Taurua joins Taini Jamison, Lois Muir (twice) and Aitken as World Cup-winning New Zealand coaches. Such status is nothing more than she deserves.
First England, on home court, were swept aside in the semifinal. Today the Silver Ferns dethroned Australia, 11-time champions and winners of the last three World Cup titles. Let that sink in for a minute.
New Zealand, rejoice, you have a netball team to savour.
Spare a thought for Ferns captain Laura Langman, veteran defender Casey Kopua and star shooter Maria Folau. Since 2007, that trio has stomached three successive World Cup final losses to Australia.
Bridesmaids, no more.
After withstanding the inevitable Australian onslaught the Ferns turned with a four-goal buffer for the final quarter. Ameliaranne Ekenasio, as she did against England, nailed pressure shot after pressure shot to finish with 24 from 26 while Kopua and former captain Katrina Rore snaffled crucial intercepts.
At the final whistle the Ferns flew into a huddle and celebrations began; passion etched on their faces. Given the depths they rose from, this title means so much to so many.
The coin toss had to be performed twice after the first rolled along the court floor for an age before finally stopping upright, refusing to pick a side.
It proved an omen for a typically ding dong, goal-for-goal, transtasman scrap in which every pass, every possession, was contested as if lives depended on it.
After resting four of her starting side for their semifinal against South Africa, Australian coach Lisa Alexander returned to her strongest seven.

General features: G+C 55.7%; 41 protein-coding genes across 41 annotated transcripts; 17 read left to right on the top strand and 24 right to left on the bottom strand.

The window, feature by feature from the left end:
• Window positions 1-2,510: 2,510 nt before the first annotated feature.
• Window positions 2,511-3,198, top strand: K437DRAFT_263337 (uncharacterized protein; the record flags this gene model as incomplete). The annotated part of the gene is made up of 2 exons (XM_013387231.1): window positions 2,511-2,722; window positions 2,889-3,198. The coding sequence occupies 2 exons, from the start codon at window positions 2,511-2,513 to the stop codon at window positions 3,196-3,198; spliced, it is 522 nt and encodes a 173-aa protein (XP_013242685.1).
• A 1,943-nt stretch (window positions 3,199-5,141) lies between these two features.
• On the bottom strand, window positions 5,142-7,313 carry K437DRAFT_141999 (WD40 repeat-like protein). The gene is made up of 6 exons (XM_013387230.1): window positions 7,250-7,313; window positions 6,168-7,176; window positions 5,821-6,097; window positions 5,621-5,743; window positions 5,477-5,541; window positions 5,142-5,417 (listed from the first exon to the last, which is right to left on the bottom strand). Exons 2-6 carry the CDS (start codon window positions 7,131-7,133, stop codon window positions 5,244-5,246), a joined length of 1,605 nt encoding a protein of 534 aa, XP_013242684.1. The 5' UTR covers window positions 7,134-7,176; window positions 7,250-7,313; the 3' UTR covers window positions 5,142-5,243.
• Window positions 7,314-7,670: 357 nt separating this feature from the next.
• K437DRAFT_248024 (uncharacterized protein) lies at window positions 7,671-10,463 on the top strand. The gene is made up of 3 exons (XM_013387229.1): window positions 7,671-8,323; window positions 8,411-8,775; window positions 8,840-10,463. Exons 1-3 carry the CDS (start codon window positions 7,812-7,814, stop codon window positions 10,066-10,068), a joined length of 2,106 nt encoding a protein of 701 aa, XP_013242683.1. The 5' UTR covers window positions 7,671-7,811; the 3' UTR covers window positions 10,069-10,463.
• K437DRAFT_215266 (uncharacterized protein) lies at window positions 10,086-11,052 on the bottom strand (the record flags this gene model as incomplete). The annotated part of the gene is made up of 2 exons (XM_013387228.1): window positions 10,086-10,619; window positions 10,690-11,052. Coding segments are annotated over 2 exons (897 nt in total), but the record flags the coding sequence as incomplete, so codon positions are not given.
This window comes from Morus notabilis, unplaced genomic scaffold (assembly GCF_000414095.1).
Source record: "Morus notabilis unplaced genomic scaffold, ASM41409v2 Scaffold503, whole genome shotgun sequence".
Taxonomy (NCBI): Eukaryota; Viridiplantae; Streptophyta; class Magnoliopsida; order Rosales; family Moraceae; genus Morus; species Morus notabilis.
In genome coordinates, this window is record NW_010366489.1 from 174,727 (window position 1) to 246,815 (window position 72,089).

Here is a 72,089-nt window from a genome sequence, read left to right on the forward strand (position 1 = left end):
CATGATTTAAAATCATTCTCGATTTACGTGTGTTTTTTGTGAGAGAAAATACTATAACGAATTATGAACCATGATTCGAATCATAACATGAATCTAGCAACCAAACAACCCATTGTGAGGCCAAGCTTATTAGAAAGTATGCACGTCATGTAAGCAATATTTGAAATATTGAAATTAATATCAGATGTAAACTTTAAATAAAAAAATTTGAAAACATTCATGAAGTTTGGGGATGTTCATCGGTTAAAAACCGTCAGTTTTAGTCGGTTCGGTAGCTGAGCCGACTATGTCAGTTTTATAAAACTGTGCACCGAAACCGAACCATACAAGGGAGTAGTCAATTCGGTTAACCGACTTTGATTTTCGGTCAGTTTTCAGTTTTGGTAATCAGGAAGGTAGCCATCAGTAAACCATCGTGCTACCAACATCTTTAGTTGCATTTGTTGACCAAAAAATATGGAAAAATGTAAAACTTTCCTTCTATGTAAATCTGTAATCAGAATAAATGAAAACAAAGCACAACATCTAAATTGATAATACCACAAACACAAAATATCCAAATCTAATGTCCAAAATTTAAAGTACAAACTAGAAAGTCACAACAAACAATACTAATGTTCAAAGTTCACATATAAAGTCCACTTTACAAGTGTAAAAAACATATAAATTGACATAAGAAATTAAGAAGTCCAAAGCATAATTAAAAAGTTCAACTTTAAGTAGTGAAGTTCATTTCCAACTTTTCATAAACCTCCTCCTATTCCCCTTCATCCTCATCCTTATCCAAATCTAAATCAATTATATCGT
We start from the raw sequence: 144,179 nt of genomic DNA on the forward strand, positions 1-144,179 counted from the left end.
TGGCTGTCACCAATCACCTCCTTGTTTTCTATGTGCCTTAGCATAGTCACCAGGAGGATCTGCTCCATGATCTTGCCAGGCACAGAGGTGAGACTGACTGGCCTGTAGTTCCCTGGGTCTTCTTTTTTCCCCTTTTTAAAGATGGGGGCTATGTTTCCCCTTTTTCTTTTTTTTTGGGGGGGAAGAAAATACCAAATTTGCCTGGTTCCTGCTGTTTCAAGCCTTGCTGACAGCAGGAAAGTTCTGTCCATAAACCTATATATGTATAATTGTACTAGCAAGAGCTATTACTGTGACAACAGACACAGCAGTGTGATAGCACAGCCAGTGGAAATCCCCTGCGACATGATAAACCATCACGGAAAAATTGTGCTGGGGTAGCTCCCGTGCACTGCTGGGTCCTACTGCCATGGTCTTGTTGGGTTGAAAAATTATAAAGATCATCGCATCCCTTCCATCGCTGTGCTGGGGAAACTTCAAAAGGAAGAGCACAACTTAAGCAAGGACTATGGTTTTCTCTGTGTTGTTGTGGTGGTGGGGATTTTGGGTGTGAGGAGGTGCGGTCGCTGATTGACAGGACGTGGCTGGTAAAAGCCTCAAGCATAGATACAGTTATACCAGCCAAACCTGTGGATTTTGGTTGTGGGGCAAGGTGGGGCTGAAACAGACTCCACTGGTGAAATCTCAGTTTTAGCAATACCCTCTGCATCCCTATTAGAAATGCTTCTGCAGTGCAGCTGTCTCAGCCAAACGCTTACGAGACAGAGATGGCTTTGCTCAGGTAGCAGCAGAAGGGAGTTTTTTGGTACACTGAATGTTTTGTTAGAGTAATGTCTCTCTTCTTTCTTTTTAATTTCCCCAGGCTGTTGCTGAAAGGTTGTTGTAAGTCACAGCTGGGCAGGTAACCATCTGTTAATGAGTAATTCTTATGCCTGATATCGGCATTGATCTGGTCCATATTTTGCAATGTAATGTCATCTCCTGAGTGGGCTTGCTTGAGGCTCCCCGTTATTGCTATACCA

Unlike their stirring semifinal upset over England, this time the Ferns had the crowd on their side.
Folau, with her radar slightly off, encapsulated early nerves as she missed three shots in the first quarter, and lost the ball out of court on another occasion. Those misses, and the odd wild pass, allowed Australia to push out to a four-goal lead.
Gradually, New Zealand settled. Ekenasio’s high, looping shots dropped; a Jane Watson intercept and Langman tip later, and the Ferns clawed their way back to 10-10 at the end of the first quarter.
Both sides enjoyed more fluency through court in the second quarter. At times the Ferns embraced freedom to let the ball go – Gina Crampton finding Folau in space under the hoop one particular highlight.
On the bench Taurua nodded nervously.
Star Australian shooter and captain Caitlin Bassett, so often the Ferns tormenter, endured shaky moments under pressure from Watson, missing four goals in the first half.
But it was a Rore intercept, just before the half time, that allowed the Ferns to clinically convert the decisive turnover for a three-goal burst that spurred them to a 28-25 advantage.
Alexander blinked first by turning to her bench for the second half, injecting Gretel Tippett for Steph Wood at goal attack, in a bid to counter the smothering New Zealand defensive end of Watson and Kopua, and swapping Sarah Klau for favoured defender Courtney Bruce.